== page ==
Earlier in the month, (after checking it was a month ago today), I mentioned season 3 of “Bosch” debuting on Netflix. I probably watched it in 3 days. I simply forgot to come back write a bit of a summary.

The series is based on the Michael Connelly “Bosch” series of books which is currently let’s call it 30 deep since he has appearances in other Connelly novels set in the same universe. The first was created in 1992 and is still alive and well.

Each season seems to concentrate on one novel(they aren’t going in order), and borrows snippets and pieces from others. Initially, I preferred that it follow the novels, same time-line. Bosch in the books is a Vietnam Vet, on the show he’s  Desert Storm/Desert Shield. Odds are there would be more far more expenses into turning modern day Los Angeles into the early 90s, so I get that part of it.  After 3 seasons, I think I like the borrow/combine  concepts from various story lines a bit better because it would likely be impossible to have 25 seasons.

It was renewed for season 4 in 2016, long before the season 3 release, so hopefully they will announce they will be adding season 5/6/35 shortly.

I had a nice little surprise when visiting goodreads.com earlier. The third season of “Bosch” debuted today on Amazon Prime. So I’ll have something to watch this weekend. 

Look at the view from his house. Simply Amazing. 

I finished up “The Wrong Side Of Goodbye” by Michael Connelly earlier. It’s the most recent and hopefully not the last Harry Bosch book. 

This one you could really see Harry connect with the story. He was hired to track down a potential heir to La La Land fortune and as luck/fiction may have it, the guy he was chasing was a  Vietnam vet like himself, on the same hospital ship at the same time, just one of those stars in the right alignment type deals, and you could just tell he was taking this job personally to help bring the story to an end. It was a good book.

That brings me to 35 total. There won’t be a 36th completed in these final hours of 2016, though I did find a Mickey Mantle book, one written mostly by him in a box when I was looking for something. So I added that to my list.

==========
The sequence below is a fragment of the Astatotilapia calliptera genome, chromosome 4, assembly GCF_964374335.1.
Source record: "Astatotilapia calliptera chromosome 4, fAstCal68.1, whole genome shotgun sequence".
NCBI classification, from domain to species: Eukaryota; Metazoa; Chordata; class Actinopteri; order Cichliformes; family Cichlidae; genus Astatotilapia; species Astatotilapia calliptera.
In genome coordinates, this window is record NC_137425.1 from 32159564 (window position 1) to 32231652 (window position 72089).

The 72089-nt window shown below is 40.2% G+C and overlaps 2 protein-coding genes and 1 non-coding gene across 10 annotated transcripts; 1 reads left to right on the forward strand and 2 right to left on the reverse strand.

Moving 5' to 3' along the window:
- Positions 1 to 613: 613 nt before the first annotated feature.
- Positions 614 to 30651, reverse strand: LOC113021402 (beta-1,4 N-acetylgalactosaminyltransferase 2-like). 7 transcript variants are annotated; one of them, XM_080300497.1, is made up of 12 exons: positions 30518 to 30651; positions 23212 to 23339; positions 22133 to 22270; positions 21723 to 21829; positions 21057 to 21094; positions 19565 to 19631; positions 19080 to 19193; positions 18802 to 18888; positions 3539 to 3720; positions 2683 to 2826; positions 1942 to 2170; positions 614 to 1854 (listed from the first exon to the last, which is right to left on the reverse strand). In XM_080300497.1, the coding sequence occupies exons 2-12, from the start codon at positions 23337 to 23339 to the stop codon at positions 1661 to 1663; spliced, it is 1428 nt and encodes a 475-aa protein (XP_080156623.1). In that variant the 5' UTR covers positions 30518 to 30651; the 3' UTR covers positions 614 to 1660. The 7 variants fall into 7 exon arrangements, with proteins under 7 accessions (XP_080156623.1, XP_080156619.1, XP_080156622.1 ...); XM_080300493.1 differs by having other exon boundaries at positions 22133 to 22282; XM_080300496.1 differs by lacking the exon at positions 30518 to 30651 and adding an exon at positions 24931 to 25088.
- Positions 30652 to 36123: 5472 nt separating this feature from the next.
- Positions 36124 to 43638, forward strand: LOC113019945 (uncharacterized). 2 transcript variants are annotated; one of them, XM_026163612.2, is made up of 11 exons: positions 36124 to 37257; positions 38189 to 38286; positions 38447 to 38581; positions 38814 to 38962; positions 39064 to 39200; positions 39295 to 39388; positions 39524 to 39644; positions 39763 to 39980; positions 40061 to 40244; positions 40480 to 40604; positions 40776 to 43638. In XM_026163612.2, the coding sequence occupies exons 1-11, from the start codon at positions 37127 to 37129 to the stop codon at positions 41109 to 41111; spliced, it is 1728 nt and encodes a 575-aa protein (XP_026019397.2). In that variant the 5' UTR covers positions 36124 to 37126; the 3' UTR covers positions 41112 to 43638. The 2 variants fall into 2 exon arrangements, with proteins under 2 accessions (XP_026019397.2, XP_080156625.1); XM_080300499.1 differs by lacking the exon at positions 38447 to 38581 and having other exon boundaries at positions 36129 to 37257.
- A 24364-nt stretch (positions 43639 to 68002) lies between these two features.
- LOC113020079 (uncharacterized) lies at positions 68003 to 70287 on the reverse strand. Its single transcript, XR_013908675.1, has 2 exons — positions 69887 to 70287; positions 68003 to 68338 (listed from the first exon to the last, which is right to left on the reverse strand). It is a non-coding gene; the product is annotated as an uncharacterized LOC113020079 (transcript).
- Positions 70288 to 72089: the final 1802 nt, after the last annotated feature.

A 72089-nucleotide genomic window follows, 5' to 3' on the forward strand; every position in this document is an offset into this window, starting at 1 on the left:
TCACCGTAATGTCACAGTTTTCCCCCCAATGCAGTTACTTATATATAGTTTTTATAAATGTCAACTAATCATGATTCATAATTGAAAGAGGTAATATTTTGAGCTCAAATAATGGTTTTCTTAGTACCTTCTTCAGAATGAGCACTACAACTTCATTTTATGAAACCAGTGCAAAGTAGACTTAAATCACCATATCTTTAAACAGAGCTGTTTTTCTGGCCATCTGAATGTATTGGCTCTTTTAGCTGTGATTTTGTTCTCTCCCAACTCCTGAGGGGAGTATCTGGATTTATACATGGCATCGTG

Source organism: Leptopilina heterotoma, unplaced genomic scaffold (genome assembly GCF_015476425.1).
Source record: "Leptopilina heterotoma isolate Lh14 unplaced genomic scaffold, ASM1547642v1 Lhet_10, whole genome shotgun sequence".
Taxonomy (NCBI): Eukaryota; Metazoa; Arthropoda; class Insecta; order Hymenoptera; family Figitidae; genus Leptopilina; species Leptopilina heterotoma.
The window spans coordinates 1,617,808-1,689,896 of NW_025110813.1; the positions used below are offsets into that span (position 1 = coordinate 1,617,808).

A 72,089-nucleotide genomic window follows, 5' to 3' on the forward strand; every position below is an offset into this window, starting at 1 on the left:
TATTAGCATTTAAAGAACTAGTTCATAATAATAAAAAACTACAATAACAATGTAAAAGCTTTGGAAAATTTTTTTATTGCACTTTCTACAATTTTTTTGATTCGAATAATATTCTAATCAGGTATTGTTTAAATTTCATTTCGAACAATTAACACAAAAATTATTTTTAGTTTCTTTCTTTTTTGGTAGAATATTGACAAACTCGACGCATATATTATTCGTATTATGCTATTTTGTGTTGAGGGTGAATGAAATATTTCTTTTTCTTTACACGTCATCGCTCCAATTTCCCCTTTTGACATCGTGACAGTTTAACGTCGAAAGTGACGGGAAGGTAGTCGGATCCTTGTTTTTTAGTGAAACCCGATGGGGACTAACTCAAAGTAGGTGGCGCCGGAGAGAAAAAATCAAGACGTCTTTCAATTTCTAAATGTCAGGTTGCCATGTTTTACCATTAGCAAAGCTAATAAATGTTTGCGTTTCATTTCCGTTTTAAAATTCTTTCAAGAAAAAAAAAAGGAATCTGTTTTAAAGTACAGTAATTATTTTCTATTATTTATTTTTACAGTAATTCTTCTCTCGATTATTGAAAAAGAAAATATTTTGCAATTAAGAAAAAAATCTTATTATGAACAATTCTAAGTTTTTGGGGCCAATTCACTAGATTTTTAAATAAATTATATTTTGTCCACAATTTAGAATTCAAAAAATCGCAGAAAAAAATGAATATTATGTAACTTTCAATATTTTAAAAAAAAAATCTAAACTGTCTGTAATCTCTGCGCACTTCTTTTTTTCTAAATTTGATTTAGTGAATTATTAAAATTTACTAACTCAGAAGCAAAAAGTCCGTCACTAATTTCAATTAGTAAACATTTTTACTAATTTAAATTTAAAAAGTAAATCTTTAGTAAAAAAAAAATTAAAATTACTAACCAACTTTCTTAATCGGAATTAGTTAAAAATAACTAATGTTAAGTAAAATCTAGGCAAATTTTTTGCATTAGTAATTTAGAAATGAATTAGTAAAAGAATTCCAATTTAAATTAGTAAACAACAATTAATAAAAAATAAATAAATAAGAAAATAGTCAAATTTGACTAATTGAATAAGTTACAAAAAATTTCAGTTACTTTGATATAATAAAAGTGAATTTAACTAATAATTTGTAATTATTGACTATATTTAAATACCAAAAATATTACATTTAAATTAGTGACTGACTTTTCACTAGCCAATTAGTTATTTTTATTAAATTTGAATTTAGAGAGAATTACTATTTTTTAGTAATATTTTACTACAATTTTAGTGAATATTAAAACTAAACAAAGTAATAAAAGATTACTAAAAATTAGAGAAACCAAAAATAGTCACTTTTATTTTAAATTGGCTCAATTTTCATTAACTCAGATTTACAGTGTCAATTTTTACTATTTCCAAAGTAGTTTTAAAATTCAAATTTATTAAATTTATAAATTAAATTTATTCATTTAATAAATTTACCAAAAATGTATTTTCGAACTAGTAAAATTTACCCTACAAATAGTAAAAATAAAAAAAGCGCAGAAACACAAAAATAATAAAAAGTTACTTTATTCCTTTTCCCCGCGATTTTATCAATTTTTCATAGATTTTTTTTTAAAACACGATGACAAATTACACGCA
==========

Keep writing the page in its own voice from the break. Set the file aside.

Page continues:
Over the past few days, I was able to finish two Michael Connelly Harry Bosch novels. “The Burning Room” and “The Crossing”. The audio book versions are neat since they now have Titus Welliver(Harry Bosch from the Bosch Amazon Prime series) reading the novel. Most of these versions have been uploaded to Youtube. 

I liked “The Crossing” more than “The Burning Room”, mainly because it was more of a Harry Bosch/Mickey Haller(Bosch’s half brother and “The Lincoln Lawyer”) as Harry has retired again and is basically working as Haller’s investigator on his current case. 

These two bring my 2016 total to 34 books read(along with a couple of short stories). I doubt that I add the final Connelly book “The Wrong Side of Goodbye”, to the list, but with the Audio Book version it is quite possible.

It sure seems like far more than a year ago that I was reading the novel form of “Fast Times at Ridgemont High”.  That seems like ages ago to me.

I’ll leave my goal at 26, which a book every two weeks. That is what it was last year, and it seems like a safe standard. 

Last night I finished up “The Gods of Guilt”, by Michael Connelly. It at this point is the final Mickey Haller, but I’m sure there will be another one at some point.

Two Connelly books in a row where I felt the ending was adequate after a stretch of them being lackluster.

I have 3 Connelly novels left, so I might take my time in getting to those. 

Sleep was off and on last night. I was able to finish “The Black Box” by Michael Connelly. This book ended a 3 book streak where I thought the ending was a bit lacking. 

This story was interesting since it started back in 1992 and the LA Riots, and a murder that happened then and Harry Bosch was the original detective for a short period of time. Bosch has been working “Cold Cases” and this one crossed his plate so he dug into it and worked it. 

I started on “The Gods of Guilty”, a Mickey Haller venture. 

I finished “The Drop” by Michael Connelly last night. This is the third Connelly book in a row that I felt the ending was either rushed or down right lacking. Maybe it is intentional and some of those events will be revisited in another novel, but on their own, they simply aren’t attacked like other parts of the book. It was a solid and interesting story line, but just a bit incomplete. 

On deck